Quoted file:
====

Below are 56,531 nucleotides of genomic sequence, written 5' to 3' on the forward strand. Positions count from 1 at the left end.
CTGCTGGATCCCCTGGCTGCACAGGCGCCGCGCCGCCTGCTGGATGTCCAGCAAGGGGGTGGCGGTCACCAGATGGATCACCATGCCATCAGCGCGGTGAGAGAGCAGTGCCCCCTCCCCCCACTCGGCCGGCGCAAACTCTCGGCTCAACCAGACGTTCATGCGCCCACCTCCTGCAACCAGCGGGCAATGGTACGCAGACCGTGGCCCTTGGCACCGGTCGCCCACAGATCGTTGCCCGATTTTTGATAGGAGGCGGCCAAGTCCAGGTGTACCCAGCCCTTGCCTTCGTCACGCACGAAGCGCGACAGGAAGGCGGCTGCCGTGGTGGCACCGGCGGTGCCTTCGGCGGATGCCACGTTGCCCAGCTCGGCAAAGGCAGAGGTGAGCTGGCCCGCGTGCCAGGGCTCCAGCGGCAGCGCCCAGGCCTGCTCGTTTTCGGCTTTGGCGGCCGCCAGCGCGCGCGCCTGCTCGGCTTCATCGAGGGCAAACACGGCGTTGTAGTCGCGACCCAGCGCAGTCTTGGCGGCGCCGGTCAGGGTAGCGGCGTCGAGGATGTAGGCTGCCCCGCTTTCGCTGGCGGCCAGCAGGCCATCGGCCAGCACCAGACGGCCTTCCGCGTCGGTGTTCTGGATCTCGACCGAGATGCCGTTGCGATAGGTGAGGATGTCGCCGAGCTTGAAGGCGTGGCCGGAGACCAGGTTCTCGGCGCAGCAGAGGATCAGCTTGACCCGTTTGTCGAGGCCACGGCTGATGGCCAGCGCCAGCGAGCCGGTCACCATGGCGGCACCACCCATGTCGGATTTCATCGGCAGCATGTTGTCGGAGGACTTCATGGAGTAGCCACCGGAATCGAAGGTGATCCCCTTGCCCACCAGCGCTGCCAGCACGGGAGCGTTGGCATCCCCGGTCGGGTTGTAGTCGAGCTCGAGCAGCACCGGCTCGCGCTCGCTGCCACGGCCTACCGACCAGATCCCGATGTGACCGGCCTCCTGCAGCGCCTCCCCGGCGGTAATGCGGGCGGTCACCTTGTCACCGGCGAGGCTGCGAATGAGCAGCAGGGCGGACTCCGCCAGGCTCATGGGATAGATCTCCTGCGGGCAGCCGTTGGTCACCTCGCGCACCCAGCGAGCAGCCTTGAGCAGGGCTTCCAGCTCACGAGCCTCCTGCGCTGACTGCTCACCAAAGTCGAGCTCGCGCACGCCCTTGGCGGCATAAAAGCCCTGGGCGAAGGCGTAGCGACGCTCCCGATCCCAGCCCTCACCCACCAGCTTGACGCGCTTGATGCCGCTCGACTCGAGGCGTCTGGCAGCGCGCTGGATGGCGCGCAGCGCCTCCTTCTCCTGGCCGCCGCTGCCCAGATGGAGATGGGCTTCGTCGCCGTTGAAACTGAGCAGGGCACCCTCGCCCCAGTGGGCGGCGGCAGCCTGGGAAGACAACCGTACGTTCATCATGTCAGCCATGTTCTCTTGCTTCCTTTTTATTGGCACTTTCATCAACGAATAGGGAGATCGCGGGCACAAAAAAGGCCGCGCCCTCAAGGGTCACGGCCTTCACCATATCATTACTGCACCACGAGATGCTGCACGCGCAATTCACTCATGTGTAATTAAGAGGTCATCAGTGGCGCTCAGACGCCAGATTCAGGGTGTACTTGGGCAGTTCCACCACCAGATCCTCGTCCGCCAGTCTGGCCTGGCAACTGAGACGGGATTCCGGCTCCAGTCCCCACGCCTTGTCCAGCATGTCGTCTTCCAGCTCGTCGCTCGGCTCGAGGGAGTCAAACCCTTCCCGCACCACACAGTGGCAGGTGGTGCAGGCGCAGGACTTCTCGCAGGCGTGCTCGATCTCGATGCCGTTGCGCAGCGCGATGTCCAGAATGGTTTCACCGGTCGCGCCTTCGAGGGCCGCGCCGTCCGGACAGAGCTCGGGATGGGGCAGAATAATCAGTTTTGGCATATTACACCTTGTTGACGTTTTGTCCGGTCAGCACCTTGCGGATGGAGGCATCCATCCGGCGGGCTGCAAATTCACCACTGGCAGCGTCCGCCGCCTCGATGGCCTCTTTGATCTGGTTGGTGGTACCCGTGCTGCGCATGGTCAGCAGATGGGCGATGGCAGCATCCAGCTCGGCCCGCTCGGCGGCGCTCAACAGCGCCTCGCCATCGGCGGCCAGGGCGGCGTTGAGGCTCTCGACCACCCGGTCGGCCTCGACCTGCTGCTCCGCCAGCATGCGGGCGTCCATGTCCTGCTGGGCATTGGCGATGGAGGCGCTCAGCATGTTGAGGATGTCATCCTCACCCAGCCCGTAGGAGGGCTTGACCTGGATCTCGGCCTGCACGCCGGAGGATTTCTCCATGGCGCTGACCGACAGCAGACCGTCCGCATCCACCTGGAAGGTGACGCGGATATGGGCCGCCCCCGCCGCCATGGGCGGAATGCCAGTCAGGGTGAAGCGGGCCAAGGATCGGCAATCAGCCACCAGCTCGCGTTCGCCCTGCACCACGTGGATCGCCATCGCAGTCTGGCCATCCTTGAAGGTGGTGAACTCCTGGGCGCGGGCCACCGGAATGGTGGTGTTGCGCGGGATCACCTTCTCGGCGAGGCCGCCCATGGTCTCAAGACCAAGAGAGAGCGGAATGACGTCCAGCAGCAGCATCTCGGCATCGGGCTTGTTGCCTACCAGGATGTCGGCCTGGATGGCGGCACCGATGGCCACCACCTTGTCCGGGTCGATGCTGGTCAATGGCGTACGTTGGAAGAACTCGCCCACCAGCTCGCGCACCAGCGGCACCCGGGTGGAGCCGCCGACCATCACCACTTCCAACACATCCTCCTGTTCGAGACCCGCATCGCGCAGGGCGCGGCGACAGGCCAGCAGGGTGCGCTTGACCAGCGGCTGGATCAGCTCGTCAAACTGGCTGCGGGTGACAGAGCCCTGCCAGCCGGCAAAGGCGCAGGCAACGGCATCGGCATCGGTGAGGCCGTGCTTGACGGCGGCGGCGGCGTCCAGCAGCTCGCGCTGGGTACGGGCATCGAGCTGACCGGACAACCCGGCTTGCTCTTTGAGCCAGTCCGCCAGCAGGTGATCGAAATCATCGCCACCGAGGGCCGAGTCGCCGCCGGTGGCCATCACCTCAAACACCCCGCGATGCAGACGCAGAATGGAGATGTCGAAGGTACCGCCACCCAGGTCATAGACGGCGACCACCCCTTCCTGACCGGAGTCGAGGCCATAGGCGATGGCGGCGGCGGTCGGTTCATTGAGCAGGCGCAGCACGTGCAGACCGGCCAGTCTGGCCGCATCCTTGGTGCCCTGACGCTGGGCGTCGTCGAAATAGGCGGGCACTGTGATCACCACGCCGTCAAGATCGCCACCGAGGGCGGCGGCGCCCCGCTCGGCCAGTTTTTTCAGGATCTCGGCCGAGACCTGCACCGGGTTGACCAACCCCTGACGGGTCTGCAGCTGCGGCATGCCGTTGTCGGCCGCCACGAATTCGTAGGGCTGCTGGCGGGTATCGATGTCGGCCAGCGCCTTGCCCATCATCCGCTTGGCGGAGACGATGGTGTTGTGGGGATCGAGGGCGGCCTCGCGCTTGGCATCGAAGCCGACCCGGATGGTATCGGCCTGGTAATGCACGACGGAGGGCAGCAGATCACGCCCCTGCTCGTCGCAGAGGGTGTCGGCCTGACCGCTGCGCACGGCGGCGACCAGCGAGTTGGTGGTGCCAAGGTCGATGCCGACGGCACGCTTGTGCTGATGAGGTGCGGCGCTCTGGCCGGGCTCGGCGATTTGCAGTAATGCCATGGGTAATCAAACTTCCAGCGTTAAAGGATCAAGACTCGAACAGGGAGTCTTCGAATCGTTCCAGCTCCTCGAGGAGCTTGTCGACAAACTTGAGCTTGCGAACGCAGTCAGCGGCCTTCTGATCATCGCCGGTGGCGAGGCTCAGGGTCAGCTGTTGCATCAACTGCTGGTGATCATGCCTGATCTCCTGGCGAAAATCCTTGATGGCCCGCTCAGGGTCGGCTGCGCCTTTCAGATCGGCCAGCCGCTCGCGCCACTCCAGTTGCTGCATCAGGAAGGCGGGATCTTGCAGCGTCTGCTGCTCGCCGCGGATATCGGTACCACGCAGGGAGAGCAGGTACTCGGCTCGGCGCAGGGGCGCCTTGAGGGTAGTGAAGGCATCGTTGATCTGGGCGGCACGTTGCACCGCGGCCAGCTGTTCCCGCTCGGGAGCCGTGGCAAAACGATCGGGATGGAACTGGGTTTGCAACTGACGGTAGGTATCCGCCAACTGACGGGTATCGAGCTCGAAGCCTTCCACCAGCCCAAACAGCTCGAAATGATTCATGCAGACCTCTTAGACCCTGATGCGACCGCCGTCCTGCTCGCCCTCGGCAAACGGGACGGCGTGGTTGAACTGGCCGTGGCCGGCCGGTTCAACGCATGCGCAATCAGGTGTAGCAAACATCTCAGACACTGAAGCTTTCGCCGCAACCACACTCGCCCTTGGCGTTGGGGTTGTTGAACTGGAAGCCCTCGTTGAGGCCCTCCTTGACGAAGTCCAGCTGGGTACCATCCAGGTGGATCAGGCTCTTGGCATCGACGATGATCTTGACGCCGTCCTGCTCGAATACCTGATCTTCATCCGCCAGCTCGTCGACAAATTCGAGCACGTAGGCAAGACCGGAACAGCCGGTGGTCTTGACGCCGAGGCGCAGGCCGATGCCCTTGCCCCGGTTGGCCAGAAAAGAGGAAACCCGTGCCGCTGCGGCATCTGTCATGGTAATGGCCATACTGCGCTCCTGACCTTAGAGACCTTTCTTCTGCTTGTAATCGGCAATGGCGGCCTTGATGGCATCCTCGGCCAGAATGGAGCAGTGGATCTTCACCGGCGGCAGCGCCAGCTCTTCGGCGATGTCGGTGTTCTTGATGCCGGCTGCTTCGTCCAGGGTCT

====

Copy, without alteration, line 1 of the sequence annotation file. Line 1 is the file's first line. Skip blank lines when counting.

Below are 56,531 nucleotides of genomic sequence, written 5' to 3' on the forward strand. Positions count from 1 at the left end.